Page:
Cricket

Before Phillip Hughes, India's Nari Contractor had a similar incident

  • FP Staff
  • November 27th, 2014
  • 16:49:47 IST

It's a sad day for cricket. Australian Test batsman Phillip Hughes died in a Sydney hospital on Thursday, two days after being struck on the head by a cricket ball during a domestic first-class match. He was 25.

A somewhat similar incident took place fifty-two years ago. Former India captain Nari Contractor was struck on the back of the head by a rising ball from West Indies fast bowler Charlie Griffith, during a practice match in Barbados. He had a metal plate inserted into his head after his skull was fractured.

nari-contractor-630

Image:ibnlive

Contractor never played international cricket after that incident, though he did continue to play first-class cricket.

Hughes and Contractor both were roughly the same age with almost similar international Test experience and average when they got struck on the head by a bouncer.

In a recent interview to Mumbai Mirror, Contractor was surprised that a batsman can suffer an injury of such seriousness with helmet on. The former Indian captain was bareheaded in Barbados in 1962 when he was struck.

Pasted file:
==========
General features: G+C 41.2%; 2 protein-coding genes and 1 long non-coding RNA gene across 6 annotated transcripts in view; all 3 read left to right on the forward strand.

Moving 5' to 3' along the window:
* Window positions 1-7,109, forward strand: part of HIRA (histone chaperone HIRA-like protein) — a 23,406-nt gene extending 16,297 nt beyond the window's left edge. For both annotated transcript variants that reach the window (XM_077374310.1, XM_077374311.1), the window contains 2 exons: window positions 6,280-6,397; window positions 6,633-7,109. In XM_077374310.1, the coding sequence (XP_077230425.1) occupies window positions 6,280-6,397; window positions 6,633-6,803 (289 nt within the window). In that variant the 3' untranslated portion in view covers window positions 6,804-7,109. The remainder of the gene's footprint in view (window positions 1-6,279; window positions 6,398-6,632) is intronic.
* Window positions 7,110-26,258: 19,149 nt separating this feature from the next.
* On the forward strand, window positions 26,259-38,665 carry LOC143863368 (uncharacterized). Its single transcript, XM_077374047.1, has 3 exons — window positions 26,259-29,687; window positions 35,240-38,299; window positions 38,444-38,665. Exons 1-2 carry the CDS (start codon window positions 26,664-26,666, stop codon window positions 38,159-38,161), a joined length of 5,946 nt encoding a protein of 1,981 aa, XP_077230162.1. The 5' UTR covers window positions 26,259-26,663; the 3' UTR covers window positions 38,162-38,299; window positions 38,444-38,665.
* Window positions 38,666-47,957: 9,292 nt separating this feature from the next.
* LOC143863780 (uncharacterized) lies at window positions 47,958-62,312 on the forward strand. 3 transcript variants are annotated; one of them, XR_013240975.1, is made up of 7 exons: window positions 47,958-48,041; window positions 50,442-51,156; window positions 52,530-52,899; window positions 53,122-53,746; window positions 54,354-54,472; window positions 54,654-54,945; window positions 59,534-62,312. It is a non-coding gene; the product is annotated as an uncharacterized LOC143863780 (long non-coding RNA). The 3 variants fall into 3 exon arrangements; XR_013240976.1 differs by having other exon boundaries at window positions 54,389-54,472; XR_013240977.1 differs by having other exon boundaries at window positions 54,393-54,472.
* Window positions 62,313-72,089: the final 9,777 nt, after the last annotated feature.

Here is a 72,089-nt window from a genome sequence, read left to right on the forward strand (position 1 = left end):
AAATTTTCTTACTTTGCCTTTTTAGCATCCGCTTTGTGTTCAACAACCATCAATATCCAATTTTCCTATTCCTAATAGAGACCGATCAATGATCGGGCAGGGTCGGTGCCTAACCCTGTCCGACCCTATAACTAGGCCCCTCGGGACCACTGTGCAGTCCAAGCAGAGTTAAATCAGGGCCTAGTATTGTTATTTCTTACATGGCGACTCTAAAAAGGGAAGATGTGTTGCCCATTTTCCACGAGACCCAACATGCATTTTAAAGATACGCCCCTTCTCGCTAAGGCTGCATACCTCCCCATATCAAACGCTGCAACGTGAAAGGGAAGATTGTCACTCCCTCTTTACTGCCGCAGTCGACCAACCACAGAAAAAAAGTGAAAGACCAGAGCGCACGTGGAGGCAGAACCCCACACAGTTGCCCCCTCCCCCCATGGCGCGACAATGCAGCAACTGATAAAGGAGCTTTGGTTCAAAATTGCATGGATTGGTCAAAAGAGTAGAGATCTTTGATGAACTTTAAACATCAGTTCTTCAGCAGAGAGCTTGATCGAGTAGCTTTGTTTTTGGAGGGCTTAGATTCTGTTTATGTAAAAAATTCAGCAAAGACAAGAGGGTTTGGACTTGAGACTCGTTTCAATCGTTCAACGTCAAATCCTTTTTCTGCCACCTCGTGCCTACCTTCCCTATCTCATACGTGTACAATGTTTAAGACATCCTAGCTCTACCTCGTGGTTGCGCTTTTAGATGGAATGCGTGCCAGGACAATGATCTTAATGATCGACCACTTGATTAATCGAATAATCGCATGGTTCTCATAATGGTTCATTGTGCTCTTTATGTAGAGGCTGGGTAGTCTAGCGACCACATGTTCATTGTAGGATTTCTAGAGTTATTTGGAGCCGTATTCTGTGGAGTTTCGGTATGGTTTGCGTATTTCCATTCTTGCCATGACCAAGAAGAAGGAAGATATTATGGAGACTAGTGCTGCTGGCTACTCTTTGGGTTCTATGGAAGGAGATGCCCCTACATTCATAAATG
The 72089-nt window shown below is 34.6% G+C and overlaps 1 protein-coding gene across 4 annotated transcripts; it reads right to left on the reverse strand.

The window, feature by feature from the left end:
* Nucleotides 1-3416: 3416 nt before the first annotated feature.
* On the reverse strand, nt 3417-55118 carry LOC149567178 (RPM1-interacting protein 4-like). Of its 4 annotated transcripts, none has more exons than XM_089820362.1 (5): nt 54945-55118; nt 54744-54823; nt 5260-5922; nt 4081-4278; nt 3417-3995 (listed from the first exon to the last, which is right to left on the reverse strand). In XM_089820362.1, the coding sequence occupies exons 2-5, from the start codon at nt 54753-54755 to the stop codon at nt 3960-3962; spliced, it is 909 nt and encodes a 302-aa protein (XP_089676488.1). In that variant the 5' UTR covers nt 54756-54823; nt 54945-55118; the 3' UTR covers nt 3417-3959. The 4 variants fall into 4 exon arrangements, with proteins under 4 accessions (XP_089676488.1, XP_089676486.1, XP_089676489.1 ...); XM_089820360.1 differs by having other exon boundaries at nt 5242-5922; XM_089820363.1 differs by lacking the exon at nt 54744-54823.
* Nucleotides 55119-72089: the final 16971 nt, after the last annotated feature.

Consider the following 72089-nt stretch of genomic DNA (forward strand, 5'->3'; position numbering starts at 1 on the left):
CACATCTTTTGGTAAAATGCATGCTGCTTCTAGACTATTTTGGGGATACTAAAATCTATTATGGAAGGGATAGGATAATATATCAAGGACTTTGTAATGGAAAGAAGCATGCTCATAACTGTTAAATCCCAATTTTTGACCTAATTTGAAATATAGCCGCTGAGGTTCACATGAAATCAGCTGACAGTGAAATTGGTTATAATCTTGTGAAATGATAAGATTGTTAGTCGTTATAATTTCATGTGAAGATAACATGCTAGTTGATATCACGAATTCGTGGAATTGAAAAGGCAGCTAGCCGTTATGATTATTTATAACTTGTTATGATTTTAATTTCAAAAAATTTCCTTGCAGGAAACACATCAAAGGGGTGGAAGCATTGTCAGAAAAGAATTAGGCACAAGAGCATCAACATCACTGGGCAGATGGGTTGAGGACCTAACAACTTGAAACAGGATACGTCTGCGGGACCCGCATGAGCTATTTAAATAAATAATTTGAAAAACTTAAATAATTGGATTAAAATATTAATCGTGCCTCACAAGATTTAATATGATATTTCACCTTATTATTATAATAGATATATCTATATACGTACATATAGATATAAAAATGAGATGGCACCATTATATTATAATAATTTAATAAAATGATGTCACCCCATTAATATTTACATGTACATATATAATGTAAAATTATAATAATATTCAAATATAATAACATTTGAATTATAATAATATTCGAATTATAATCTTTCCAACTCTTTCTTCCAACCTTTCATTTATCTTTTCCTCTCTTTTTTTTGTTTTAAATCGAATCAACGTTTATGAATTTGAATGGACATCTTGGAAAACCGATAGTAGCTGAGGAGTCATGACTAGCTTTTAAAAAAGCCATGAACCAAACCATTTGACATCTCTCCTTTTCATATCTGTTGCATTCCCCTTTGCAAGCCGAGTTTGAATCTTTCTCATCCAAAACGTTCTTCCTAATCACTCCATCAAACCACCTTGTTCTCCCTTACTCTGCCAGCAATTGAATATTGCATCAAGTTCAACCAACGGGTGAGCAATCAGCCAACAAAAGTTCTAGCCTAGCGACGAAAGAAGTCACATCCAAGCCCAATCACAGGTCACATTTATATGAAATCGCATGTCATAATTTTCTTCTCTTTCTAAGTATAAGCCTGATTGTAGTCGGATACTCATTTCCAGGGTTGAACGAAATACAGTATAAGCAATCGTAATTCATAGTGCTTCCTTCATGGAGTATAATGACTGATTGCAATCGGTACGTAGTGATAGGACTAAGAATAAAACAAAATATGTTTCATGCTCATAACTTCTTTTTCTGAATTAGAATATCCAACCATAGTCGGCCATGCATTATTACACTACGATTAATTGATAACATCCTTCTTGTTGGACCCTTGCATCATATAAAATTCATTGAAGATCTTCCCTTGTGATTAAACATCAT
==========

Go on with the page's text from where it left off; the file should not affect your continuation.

Describing that fateful match, Contractor told Mid Day in an interview, "It was the third over of the innings. The first ball from Griffith went past my nose in a flash.... My partner Rusi Surti had earlier shouted from the other end, ‘skipper, he is chucking.’ I walked up to Rusi and said, ‘you don’t shout across the wicket like that. If you think he is chucking, tell the umpire.’ My concentration was not there because of all these thoughts. Meanwhile, he bowled it and when I saw the ball, it was here (pointing to his face) and it hit me at 90 degrees. Soon, I was bleeding from my nose and ears..."

Contractor lay unconscious in the hospital for over 24 hours before he got proper medical assistance. And, it was no less than a miracle that he went on to play first-class cricket after that accident.

However, when Contractor was asked if a protection gear can prevent such mishaps, he said he wasn't sure.

"I am not sure if any technology or better technology can prevent such injuries. My injury took place in 1962 and it has taken 52 years for another such injury. You cannot ensure anything in cricket. The car glasses are bulletproof and still the bullet pierces through it," he told Mirror.

And in Hughes case, a helmet wasn't able to save his life.

Updated Date: November 27, 2014 16:49:47 IST

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